Peter mentions only briefly Jesus' death, the jarring antithesis to his universal lordship (10:39). What was a cursed death to the Jews (note the allusion to Deut 21:22 in Peter's phrase hanging him on a tree) was equally despicable to Romans. Crucifixion was fit only for non-Roman citizens, slaves and provincials. Only if a Roman citizen was convicted of treason would he be crucified. How could One whose followers claimed was "Lord of all people" have been crucified? Peter does not answer that question here, though the allusion to a cursed death, understood in both a promise-and-fulfillment and a vicarious-atonement framework, would certainly go a long way to legitimize it (compare Lk 22:35-37/Is 53:12).
Peter's conclusion applies Christ's universal lordship to his audience (Acts 10:42-43). In Jesus they face both a final accounting and a unique opportunity. Part of the message the risen Lord commanded the apostles to proclaim (Lk 24:47) and testify or warn (diamartyromai, Acts 2:40; 8:25) the people is that God has appointed Jesus the judge of all humankind in the last day. The theme of final judgment occurs consistently in speeches to Gentiles (17:31; 24:25). It seems to be a way to talk about repentance in terms relevant and motivating to them. Indeed, Peter moves easily in this one sentence from a particularist view, he commanded us to preach to the people (the Jews), to a universal view, he is the one whom God appointed as judge of the living and the dead (all humankind). To this universal Judge all must answer.
Peter immediately turns to the good news that through the name of this universal Lord (2:38; 4:12) all are presented with the unique opportunity to receive the forgiveness of sins. He grounds this expression of salvation blessings, forgiveness of sins (Lk 24:47; Acts 2:38; 5:31; 13:38; 26:18; compare Lk 1:77; 4:18), in the witness of all the Old Testament prophets (Is 33:24; 53:4-6, 11-12/Lk 22:37; Jer 31:34; Dan 9:24; compare Lk 24:25-27, 44-47). And he moves again from the particular, the Jewish prophets' witness, to the universal, the promise that everyone who believes in him receives forgiveness.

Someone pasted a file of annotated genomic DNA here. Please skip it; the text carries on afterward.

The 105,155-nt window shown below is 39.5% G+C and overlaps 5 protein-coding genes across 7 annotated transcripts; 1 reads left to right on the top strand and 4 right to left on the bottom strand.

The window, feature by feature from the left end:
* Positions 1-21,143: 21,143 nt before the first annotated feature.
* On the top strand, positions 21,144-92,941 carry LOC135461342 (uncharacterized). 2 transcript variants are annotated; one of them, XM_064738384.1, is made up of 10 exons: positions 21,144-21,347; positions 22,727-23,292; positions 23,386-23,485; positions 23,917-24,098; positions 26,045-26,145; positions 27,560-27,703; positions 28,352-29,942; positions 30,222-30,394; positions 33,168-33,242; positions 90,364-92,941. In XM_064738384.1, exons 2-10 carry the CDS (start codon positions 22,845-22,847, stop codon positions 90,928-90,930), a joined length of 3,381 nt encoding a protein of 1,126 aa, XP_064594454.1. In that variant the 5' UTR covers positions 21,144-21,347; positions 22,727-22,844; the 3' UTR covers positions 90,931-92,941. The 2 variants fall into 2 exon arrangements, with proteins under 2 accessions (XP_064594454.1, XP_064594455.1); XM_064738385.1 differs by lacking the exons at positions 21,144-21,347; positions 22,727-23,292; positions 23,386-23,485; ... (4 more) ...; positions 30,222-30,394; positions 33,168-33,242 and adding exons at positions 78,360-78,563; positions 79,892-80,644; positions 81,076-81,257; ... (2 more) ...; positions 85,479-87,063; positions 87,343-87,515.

Peter's preaching on the impartial God and the universal Lord and Savior now shows how Christ's Great Commission lies at the heart of a "go" theology (Lk 24:47; Acts 1:8). Such a centrifugal momentum must drive the church today.
Salvation blessings come to those who hear, receive, believe and hold fast to the Word, the gospel message (Lk 8:15; Acts 2:22; 3:22-23; 4:4; 15:7; 13:44; 19:5; 26:29; 28:26-28). So here the Spirit falls on them, just as Peter speaks these words of the welcome promise of forgiveness to all who believe and the audience hears the message (probably referring to the gospel, not just Peter's sermon--Lake and Cadbury 1979:122; compare Lk 8:15; Acts 4:4; 8:4; 10:36; 11:19; 15:7; 17:11).
In our day Western society is increasingly turning its back on its rational, cognitive heritage in favor of high-impact, "high-touch" experience. Some Christians engaged in crosscultural mission hail this mindlessness as a liberation that permits us to frame a truly contextual gospel free of Western rationalism. Yet at the very beginning of crosscultural mission, Peter neither depended on power encounter nor denigrated the cognitive. In fact, the Word and the Spirit were interdependent. And so must it ever be.